Liaoning aircraft carrier

Use PLA warship visit as a diplomatic tool

The Liaoning will make a port call to Hong Kong this week, a rare opportunity for the country’s military to display its prowess and attract positive publicity by allowing public tours of the aircraft carrier

PUBLISHED : Monday, 03 July, 2017, 12:56am
UPDATED : Monday, 03 July, 2017, 12:56am

The symbolic and psychological impact of China’s first aircraft carrier, the Liaoning, will be apparent when it makes its maiden visit to Hong Kong. Its presence in our waters will be a show of the nation’s military might, proof of Beijing’s resolve to protect and defend, and confirmation that we are one with the mainland. But our city’s strategic location and history as a place where the Chinese and Western worlds meet also provides an opportunity for naval diplomacy. There is no better way to show transparency than giving tours of the vessel to citizens and foreign dignitaries.

Chinese warships are rarely noticed in Hong Kong’s waters, despite the People’s Liberation Army Navy South Sea Fleet having a squadron based in West Kowloon. The PLA garrison has made a point of keeping a low profile to dampen concerns about mainland interference in local affairs. But the Liaoning and its J-15 fighter jets and helicopters and support ships including two destroyers and a frigate could not make a more emphatic statement about Beijing’s commitment to protecting Hong Kong and our city’s place in the national defence strategy. There will be even greater meaning when they arrive as planned on Friday, the 80th anniversary of imperial Japan’s invasion of China.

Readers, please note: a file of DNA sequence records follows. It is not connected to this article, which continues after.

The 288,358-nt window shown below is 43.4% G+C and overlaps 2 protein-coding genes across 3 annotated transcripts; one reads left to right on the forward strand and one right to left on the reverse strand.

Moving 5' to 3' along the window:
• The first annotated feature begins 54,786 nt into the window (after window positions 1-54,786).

Mainland carrier Liaoning and battle group enters Taiwan Strait

Aircraft carriers and warships are nothing new to Hongkongers; the city has long been a favoured stopover point for foreign navies, particularly from the United States. The visits are rest and relaxation stops for sailors and marines that bring income to our economy, but the US also uses them for naval diplomacy, with crew often participating in charity and sporting events. The best publicity comes from public tours of vessels, though, and PLA personnel are often invited on board.

Public tours of the Liaoning when it moors will provide similar benefits. Scant details of the visit have so far been made, presumably because of the uncertainty of training exercises now under way. As symbolically significant as the carrier’s presence in our waters will be, much can be gained for the PLA by hosting tours to show openness, a friendly face and to improve communication with foreign powers, most importantly, the US.